As far as video streaming goes for my home entertainment, I have been late to the party. However, once there, I have realized how much of the video world I have missed.
Some of the bigger streaming companies are taking the place of Hollywood, and making their own movies and series.
So much so that for Netflix, Hollywood is starting to take them seriously and view them as a tough competitor.
On occasion, I have a week’s free time or so, and have always used it for a road trip. I’ve used it for a Lexican get-together in Sandy Eggo, trips to the Southwest, Idaho, Oregon…
I wanted to see Crater Lake, OR back in 2017 and as it was, fellow Lexican ColoComment was going to be there at that time, too.
So we decided to see it together.
In all my years of driving, I try to take the roads less traveled, unless I have to get there reasonably fast. My one exception – where beautiful scenery and Interstates converged – was Interstate 70 when I was driving through the San Rafael Reef at sunset a couple of years ago. It was so breathtaking that I had to pull off to a rest stop and take this picture:
I-70 going though the San Rafael Reef at dusk
Filed under History, Travel
Before I read this, I thought it was just going to be people giving the company line – but I think it is interesting.
What truly differentiates a 5th generation fighter? Is it performance? (answer NO)
How will strategies change?
Worth a read.
And thanks to Smithsonian’s Air & Space magazine for publishing most of their magazine articles on the web.
History has always fascinated me because how we are today is because how we were. Economic forces, which in large measure affected political measures, and add a pinch of personalities to the mix.
So how did the Comstock Lode affect us today?
Before we proceed, I found an excellent overview of Virginia City today – both an aerial view and surface view.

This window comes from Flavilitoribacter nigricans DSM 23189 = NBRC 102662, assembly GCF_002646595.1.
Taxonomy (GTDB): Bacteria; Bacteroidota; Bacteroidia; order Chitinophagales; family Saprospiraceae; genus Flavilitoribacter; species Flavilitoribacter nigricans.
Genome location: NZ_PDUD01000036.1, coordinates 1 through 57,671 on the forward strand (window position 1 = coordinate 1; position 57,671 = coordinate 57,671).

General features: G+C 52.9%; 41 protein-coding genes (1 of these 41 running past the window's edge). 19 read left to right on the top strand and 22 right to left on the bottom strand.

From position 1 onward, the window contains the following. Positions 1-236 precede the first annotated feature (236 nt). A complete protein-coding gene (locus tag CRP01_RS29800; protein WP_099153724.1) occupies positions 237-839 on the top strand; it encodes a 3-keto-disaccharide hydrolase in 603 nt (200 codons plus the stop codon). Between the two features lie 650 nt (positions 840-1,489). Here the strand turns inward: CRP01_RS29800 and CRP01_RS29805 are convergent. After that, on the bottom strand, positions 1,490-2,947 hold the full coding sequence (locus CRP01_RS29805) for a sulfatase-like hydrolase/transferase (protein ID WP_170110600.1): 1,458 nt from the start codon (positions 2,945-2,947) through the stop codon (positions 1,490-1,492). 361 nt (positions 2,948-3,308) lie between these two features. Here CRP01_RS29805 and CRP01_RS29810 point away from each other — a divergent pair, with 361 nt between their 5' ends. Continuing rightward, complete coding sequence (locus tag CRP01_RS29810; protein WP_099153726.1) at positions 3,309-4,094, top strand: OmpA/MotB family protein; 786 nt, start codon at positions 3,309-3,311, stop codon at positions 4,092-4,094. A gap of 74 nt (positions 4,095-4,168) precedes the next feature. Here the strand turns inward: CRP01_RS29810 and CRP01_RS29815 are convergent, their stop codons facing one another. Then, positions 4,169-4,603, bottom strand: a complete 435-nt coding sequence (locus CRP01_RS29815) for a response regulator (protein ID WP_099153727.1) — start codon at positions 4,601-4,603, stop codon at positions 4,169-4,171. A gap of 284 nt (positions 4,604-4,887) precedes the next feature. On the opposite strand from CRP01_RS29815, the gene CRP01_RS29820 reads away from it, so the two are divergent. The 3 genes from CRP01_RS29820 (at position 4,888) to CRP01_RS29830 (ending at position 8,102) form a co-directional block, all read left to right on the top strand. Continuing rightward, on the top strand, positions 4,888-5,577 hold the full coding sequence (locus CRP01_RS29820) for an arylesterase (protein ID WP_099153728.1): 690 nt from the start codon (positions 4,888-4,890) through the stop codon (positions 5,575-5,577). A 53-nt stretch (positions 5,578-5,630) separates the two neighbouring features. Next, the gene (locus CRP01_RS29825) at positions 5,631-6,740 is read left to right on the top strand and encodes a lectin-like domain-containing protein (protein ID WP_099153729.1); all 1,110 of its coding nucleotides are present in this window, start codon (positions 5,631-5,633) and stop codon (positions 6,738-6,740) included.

During it’s heyday, there were about 25,000 people living here. Today, as of 2010, there’s 855. Before our guide, Joe Curtis, had to leave to attend to the fire threatening Virginia City, he took us for a walk down the C Street, which is the main street. Imagine getting off the train, the Virginia and Truckee, and seeing a sky almost black from the smoke of the mills, running 24 hours a day. While the city was among the dirtiest, it was the richest and alive 24 hours a day.
I can’t readily find the number of saloons and other venues of entertainment in that era, suffice it to say there were many.
Renowned Harvard Law Professor Alan Dershowitz makes a very good point:
If you are accused of a crime, you are entitled to the presumption of innocence. But in the age of #MeToo, people accused of sexual misconduct are subjected, at least in the court of public opinion, to a presumption of guilt. Worse, a claim of innocence—even a provable one—is itself treated as an offense, an assault on the accuser and on “survivors” in general.
I have been lucky during my life in that I have been able to travel extensively. Then too, I took advantage of every opportunity. Even getting fired. One thing that travel has given me is to expand my world view. You can get a different perspective on things.
As some of you know, one of my passions is history. Not the dull “names and dates” way most teachers and professors teach it, but living history. Showing how we got where we are by how we were.
My mind started peculating a day/2 ago when I wrote about Sierra Snows – thinking about how the small town of Strawberry – along the summit of our Sierras coming into Lake Tahoe – got its name.
And no, it has nothing to do with the fruit. It was a Pony Express and Stage Coach stop, and I learned its history through a little book I got at a small bookstore….in Virginia City. It was called Stories of the Sierras and darnit, I gave it to someone and never found another copy. It was at the Mark Twain Bookstore, which closed some time ago. And looking on the Net I have never seen another explanation for the origins of the town name of Strawberry. So my future revelation will probably be an Internet first.
I’m not what you’d call a reckless driver, despite getting a speeding ticket now and then. And in over a million miles of driving (probably closer to 2), never had an accident other than some guy in West Virginia running a stop sign and my broadsiding him in my aunt’s ’66 Ford LTD station wagon.
When I was 16.
With some experience I probably could have avoided that too.